I experienced my own crisis of attention, and I am seeing some of my students struggle with theirs. It is simultaneously heartening and saddening when a student gets frustrated with himself because he wants to focus, but finds himself unable to actually do it. Beyond the fact that I can be very boring at times as a tutor, I think that some students are actually now unable to sustain attention because of the way the smartphone structures their experience. When we use our smartphones, our attention needs to be cut up into tiny pieces in order to keep track of the multiple elements that are crying out for our attention. (Click like! This article will amaze you! 5 facts to entertain and amuse you!) This ability to split attention is important especially in our digital age, but if we are not careful, this ability will come at the expense of our power to sustain attention.

The fact that games and social media can sometimes be helpful complicates things (hello, all you digital entrepreneurs), but for most of us, it would probably be healthy to take a good, hard look at what our smartphones are doing to us.

I now spend hours reading on my phone (the National Library Board’s Overdrive is the most wonderful thing), but it sometimes makes me forget that the sensuality of reading a physical book is just so much more enjoyable. My smartphone, perhaps, still controls my mind a little bit too much — but at least it serves me now. Be careful, people, be careful. Do not let your smartphones be your beloved mind-controlling parasites.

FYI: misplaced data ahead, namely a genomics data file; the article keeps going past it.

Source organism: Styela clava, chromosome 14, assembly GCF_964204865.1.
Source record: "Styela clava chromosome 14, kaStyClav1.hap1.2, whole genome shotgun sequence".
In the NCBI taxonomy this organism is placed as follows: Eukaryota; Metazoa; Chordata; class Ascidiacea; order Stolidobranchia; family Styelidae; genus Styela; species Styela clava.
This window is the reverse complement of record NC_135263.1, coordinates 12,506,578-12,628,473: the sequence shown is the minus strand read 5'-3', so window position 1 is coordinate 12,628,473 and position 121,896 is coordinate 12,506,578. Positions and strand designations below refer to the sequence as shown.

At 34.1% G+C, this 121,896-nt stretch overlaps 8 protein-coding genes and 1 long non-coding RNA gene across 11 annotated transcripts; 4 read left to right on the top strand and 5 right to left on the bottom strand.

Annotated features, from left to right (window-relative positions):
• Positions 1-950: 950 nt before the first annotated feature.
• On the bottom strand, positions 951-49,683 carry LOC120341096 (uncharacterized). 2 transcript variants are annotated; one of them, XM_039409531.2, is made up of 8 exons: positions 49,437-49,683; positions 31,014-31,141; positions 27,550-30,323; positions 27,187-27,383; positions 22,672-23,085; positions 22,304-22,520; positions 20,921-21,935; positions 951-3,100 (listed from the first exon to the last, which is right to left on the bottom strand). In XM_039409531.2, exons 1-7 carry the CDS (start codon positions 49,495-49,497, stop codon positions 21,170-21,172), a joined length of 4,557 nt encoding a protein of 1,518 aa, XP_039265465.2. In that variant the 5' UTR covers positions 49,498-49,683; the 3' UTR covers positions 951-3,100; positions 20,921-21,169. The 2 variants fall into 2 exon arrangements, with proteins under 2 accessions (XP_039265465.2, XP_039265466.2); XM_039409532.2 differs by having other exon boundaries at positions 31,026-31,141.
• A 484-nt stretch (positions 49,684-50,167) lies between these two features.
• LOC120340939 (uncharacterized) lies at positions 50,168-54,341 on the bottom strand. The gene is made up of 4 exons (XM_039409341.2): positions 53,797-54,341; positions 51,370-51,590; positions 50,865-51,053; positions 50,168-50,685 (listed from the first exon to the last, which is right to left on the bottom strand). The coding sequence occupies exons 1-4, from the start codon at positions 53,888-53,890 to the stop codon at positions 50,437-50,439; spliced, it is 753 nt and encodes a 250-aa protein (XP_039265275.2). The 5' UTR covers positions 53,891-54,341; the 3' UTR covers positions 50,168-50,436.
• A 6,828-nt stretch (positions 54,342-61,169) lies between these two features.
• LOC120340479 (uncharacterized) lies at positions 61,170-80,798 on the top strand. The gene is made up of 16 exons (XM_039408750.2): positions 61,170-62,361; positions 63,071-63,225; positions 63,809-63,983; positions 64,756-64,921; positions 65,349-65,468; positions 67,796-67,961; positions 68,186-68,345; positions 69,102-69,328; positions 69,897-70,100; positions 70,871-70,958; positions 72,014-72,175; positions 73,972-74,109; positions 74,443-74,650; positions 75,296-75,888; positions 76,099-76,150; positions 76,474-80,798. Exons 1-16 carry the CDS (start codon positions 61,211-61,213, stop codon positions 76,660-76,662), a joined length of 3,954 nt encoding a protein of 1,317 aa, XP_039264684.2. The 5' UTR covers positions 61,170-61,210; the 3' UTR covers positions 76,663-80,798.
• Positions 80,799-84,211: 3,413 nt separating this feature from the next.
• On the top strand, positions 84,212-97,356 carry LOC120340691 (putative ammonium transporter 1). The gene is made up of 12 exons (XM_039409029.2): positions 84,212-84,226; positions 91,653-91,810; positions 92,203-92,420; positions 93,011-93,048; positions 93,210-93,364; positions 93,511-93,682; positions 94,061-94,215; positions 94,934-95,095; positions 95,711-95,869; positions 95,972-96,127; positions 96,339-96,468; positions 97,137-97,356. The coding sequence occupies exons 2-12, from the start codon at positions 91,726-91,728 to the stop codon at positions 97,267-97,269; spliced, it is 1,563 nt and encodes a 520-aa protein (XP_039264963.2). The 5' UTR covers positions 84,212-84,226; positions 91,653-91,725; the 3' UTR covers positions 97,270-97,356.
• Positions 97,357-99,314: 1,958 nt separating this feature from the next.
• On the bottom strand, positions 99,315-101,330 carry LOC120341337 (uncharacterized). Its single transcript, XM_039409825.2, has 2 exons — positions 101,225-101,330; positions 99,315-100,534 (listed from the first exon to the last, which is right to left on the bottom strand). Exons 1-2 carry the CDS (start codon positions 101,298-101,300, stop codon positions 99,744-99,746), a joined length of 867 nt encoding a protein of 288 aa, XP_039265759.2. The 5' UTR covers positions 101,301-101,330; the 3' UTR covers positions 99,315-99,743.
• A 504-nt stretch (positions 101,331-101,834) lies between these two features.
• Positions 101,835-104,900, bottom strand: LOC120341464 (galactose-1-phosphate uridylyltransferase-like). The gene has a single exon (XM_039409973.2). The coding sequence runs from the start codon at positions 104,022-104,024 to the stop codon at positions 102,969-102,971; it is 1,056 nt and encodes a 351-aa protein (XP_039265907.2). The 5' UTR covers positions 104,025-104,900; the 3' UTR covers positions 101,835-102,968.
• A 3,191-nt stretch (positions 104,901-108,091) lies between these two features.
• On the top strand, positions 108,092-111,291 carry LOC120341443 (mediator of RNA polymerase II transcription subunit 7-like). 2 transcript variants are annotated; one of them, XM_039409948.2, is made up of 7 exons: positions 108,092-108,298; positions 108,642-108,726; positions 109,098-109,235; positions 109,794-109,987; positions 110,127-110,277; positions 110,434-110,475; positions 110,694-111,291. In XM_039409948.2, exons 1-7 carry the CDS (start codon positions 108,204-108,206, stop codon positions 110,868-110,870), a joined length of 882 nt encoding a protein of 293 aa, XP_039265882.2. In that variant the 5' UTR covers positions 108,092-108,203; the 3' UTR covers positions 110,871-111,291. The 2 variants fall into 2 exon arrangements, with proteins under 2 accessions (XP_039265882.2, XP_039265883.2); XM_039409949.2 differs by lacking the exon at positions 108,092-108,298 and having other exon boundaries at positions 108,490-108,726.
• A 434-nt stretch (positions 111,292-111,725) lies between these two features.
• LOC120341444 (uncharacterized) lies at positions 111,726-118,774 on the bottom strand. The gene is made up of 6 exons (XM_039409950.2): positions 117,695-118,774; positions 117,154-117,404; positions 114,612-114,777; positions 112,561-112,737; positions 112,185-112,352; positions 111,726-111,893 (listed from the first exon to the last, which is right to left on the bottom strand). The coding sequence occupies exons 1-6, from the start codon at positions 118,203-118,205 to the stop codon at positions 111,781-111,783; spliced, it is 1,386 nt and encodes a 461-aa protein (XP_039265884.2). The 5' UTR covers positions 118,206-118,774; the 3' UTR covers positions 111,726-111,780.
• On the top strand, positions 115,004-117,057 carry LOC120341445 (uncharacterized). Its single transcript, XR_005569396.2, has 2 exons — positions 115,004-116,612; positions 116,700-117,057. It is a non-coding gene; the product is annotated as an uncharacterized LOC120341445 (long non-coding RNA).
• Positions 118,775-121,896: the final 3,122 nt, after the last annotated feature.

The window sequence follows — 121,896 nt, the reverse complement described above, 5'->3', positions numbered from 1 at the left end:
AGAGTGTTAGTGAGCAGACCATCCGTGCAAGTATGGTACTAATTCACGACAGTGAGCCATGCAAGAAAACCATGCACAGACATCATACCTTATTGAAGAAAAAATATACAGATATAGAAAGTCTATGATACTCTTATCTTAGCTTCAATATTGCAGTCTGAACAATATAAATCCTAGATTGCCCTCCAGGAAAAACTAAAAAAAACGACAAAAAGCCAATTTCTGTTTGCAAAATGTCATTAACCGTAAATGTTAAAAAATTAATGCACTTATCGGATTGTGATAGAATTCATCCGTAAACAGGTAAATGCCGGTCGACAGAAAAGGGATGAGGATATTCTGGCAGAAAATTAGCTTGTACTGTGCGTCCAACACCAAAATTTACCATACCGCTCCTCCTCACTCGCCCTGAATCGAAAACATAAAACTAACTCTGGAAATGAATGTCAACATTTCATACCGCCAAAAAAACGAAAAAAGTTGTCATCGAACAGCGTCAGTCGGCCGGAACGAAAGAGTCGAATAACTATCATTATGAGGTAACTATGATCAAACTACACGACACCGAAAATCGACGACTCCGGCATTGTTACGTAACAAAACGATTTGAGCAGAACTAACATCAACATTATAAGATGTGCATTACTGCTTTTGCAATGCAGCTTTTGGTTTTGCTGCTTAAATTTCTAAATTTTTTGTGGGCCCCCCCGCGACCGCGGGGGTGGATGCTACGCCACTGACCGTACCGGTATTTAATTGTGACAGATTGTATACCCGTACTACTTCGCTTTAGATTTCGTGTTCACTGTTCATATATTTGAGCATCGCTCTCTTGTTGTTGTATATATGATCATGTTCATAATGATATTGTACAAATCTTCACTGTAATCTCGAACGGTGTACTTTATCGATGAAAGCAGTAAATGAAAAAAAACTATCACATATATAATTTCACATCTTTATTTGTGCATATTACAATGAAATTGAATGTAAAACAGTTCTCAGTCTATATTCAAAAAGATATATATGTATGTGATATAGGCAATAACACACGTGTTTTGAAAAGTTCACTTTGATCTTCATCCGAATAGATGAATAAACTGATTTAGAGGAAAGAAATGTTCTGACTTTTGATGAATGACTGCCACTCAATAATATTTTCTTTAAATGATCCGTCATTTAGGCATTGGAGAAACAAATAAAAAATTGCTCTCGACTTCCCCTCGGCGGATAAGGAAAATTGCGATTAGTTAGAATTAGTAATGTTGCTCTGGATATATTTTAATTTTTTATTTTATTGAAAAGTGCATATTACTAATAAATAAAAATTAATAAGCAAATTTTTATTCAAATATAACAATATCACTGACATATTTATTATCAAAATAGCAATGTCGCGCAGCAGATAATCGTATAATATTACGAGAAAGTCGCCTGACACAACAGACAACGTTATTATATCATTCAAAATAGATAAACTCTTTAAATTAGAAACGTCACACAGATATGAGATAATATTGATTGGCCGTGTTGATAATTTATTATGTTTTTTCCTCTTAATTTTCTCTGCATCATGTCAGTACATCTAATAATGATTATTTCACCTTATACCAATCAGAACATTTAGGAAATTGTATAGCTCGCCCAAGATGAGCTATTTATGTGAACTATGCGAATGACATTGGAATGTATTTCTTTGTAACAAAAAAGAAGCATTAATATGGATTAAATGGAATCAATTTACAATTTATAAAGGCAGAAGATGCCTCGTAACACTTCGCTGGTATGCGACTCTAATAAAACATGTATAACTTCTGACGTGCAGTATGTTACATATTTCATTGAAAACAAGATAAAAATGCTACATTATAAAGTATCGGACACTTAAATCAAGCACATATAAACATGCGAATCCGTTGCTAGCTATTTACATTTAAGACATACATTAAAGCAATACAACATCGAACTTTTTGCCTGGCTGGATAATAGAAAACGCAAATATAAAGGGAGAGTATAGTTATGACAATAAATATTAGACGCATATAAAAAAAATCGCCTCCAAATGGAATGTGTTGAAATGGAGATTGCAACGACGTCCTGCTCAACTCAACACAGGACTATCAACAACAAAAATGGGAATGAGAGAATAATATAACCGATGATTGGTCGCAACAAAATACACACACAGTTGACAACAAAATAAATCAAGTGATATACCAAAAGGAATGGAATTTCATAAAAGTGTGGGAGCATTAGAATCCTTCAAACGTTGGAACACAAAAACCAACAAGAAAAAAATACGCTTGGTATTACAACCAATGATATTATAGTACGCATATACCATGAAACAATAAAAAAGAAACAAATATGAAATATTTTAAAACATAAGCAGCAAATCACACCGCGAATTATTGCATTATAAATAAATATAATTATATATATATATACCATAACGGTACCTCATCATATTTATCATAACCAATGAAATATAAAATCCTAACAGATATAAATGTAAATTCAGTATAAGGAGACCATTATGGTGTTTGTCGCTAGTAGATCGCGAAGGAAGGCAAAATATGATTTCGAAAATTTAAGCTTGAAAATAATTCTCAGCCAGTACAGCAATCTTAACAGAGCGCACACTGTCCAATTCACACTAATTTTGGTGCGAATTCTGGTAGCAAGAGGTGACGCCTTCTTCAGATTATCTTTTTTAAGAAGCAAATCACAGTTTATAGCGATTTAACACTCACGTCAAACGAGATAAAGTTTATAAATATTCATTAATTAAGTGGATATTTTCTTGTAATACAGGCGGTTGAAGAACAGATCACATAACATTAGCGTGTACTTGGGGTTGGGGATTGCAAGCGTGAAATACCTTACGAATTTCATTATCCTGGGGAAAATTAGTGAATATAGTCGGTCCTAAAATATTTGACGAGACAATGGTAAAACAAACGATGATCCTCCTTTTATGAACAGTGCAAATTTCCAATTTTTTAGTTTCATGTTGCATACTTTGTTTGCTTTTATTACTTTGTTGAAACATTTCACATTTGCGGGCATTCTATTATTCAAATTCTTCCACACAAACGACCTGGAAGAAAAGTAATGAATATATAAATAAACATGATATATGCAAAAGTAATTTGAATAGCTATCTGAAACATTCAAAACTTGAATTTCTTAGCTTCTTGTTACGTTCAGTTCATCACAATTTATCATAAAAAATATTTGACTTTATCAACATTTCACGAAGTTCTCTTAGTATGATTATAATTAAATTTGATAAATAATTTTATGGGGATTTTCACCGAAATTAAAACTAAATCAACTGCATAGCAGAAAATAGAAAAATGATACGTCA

The cyclist who knocked down the 3-year-old boy in a park connector is an idiot.


Ouch 😥

If you haven’t been keeping up with the news, a speeding cyclist recently knocked down a 3-year-old boy who was jogging for the first time at a park connector (PCN) with his father. The father estimates that the cyclist was riding at 40 kmh (!) at the time. The accident knocked out one of the boy’s teeth and left him with bruises, a swollen lip and a 1 cm cut on his chin. And here’s the thing that really enrages me:

He (the father) had asked the cyclist why he did not stop.

The latter said his bike had no brakes and his feet were clipped to the pedals.

WHAT?! This is what we save vulgar language for (but I’ll try to restrain myself). He was probably riding a fixie (YouTube video on how to stop), and stopping distance at that speed with no brakes is really, really far (see, for example, this video at 0:32) especially if the cyclist didn’t know what he was doing (likely).

I’m an avid cyclist (~115 km in the last 5 days, woohoo!), and I ride mostly on PCNs. There are peak periods on PCNs — weekends, evenings, and so on — when families are out with little children who aren’t really aware that there are idiotic cyclists sharing the paths with them. Many cyclists are sensible, but some are somewhat lacking in common sense.

So, here are a few tips for cyclists on the PCNs.

(For the rest of you, just be very careful! Hold on to your children! Keep to one side!)

Tips for cyclists

1. Go fast only when the path is completely clear.